EuroVoD members have not generally supported the idea that VoD and cinema are in direct competition. There is recognition of the value of theatrical release and the cultural importance of cinema. Many European online services cooperate with cinemas and festivals, or even own cinemas or manage film festivals. But a period in which cinema release has not been possible has been offering a useful perspective on how far online-first release can make an impact with audiences. It is of course important to recognize the extraordinary circumstances of forced cinema closures but the number of releases of high-quality European films going straight to VoD is useful in the understanding of today’s consumer habits. Day-and-date releasing in cinemas and other platforms has been a battleground for many years, and one studio at least has decided to make a decisive push into new release models. Universal claims its release of Trolls World Tour made more than €100m in premium VoD download and has announced that it will now release other future blockbusters day-and-date – with the expected immediate backlash from multiplex companies. Universal, of course, has a vested interest in talking up the success, given that its percentage of revenues for digital release (80%) are far higher than theatrical releases (50%). It is also not clear yet how far genre and audience will affect results: the effectively captive children’s audience for Trolls may not be representative of overall potential. In Europe, the decision of distributors to launch a film day-and-date strategy is not an easy one. Holding back key films is risky, losing the buzz of cinema and festival release and potentially running into an impossibly overcrowded theatrical market when doors do finally open. And even if cinemas open, it is far from clear at this stage whether audiences will feel confident about going. VoD services have had the chance to test assumptions about the value of theatrical release as the primary marketing push for later online release. Some of the best performing films online have been films that enjoyed festival success before the shutdown: in the UK for example, Koreeda’s The Truth, and Safy Nebbou’s Who You Think I Am were still riding the buzz from the Venice and Berlin festivals respectively. The cancellation and postponement of a series of festivals, most prominently Cannes, will be a useful guide to the potential of online festivals and particularly markets. The dynamics of the film market are strongly based on physical screening events with hits being driven by talk on the Croisette and elsewhere. There is perhaps a psychological link being broken in these new markets with buyers’ first contact with work on a small screen. They may also be looking at films in terms of their potential for the VOD market first, at least in the short term. Some film festivals have been bullish in their switch to digital. Some, such as IDFA, Gothenburg and Transilvania IFF, have their own VoD offering that already runs alongside their event – and they have seen a strong upturn. Other festivals have taken radical steps to stay in the public mind, such as Tribeca’s deal with YouTube. Documentary is a genre that seems to be succeeding in the crisis, not least because, in most of Europe, it has very limited cinematic exposure. Markets are a more complex proposition, requiring a higher sophistication of offering. The Marché du Film is planned for June 22-26. A long-term switch to more digital trading may open up the market to new players to compete with the established giants. We may be heading towards a new online ecosystem. A major consideration for VoD services in that future must be tackling piracy. One aspect of the Covid crisis that should not be under-estimated is the big increase in copyright theft. Illegal services remain a bigger threat to film growth than media chronology.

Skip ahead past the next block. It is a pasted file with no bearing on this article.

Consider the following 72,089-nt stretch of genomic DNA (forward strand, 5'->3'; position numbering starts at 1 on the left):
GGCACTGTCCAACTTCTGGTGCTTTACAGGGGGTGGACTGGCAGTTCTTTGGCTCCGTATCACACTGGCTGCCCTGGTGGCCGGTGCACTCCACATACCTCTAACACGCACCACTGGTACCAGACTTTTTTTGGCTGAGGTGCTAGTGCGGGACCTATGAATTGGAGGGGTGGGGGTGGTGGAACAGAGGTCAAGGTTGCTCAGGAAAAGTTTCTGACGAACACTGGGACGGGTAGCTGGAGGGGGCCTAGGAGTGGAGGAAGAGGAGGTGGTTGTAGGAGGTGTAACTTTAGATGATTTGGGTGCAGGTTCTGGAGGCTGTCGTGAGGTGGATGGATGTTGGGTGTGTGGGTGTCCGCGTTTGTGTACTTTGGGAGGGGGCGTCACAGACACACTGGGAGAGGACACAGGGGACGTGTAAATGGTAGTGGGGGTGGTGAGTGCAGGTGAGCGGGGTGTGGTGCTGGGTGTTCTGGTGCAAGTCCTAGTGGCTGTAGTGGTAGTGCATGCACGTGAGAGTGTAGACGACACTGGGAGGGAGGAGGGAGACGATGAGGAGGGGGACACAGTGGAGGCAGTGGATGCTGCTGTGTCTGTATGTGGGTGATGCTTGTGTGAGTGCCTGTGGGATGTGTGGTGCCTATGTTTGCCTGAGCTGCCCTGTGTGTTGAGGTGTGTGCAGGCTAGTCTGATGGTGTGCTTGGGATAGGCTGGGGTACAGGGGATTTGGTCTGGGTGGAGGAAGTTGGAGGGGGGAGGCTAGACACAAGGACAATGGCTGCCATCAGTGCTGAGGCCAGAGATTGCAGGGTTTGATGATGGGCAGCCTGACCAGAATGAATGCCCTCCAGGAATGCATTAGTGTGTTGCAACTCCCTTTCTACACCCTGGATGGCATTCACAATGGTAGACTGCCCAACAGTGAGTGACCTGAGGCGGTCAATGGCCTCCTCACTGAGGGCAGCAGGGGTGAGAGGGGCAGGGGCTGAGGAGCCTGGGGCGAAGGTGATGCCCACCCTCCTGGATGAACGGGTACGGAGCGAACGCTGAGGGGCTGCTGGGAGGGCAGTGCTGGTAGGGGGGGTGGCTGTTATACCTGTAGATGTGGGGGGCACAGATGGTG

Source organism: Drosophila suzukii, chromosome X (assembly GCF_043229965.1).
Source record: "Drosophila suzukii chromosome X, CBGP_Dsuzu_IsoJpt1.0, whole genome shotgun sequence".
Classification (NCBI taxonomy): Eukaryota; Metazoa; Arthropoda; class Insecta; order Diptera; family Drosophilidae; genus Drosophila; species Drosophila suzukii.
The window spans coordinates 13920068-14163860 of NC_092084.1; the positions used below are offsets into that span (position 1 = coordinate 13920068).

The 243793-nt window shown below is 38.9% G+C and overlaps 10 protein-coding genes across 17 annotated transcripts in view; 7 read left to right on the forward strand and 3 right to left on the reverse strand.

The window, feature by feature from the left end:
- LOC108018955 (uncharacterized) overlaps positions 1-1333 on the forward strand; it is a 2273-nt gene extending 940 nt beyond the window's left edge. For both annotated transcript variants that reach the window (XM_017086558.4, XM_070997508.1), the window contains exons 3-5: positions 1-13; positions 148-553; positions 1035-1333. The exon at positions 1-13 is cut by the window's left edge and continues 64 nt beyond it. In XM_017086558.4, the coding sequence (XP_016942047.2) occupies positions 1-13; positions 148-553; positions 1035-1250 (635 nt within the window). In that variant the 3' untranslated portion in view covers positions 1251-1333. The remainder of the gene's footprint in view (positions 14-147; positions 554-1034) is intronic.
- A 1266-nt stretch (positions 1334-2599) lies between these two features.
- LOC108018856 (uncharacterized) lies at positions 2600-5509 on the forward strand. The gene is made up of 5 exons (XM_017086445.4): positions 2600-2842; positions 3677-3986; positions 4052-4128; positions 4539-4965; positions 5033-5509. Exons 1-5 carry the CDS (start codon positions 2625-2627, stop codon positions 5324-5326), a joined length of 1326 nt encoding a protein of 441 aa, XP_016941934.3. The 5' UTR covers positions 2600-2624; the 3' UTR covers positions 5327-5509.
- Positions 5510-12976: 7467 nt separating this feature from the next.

Below are links to other news stories and analysis. The dominance of the news agenda by corona-virus can easily lead us to forget that VoD was already expanding very fast before cinemas closed. The growing enthusiasm was supported by many factors, including changing patterns of audience demand, original content, new services and technology breakthroughs. And it is still those factors that will drive future success. Poland expects contributions from VoD broadcasters / Cineuropa Channel re-brand, new VOD service for Czech Republic & Slovakia / Broadband TV News DPP report reveals chaos in VoD content supply / TVB Europe 5 cool European startups shaking up the film industry / EU-Start-ups Covid-19 and the Telecoms Sector: 5G Developments May be Disrupted or Delayed During 2020 - ResearchAndMarkets.com / Business Wire You can read the PDF version of the text and all URL links above here.
NEW EUROVOD MEMBER
POLKATULK / SCENSO.TV
We are happy to welcome a new EuroVoD Core Member! Polkatulk offers streaming solutions and blockchain technology for SVOD, including rights management and reports, with a progressive web application.
They also operate the platform, Scenso.tv, European OTT SVOD platform dedicated to the distribution of all performing arts, through a blockchain-secured solution.
The next workshop of the European VoD Meetings will take place in Venice, Italy, from September 1-4, 2020, on the privateisland of San Servolo, in partnership with the Venice Film Festival. We are diligently monitoring the evolution of the situation and measures in place for Covid-19. The deadline for application on our website is June 30th. The fees include: tuition, pedagogical tools, accommodation on San Servolo private island, meals, business facilities.
This year, we also partnered with the Venice Production Bridge for our 2nd VoD Market Day on September 4th. The day-event of public conferences and B2B meetings will be attended by the participants of the training as well film professionals, tech companies, journalists and film institutions.
European Audiovisual Observatory Yearbook
The Observatory published their yearly digest of key trends in European media. Precovid-19 crisis, the Yearbook 2019/2020 includes key data on cinema, television, video and VoD. You can download the full report here.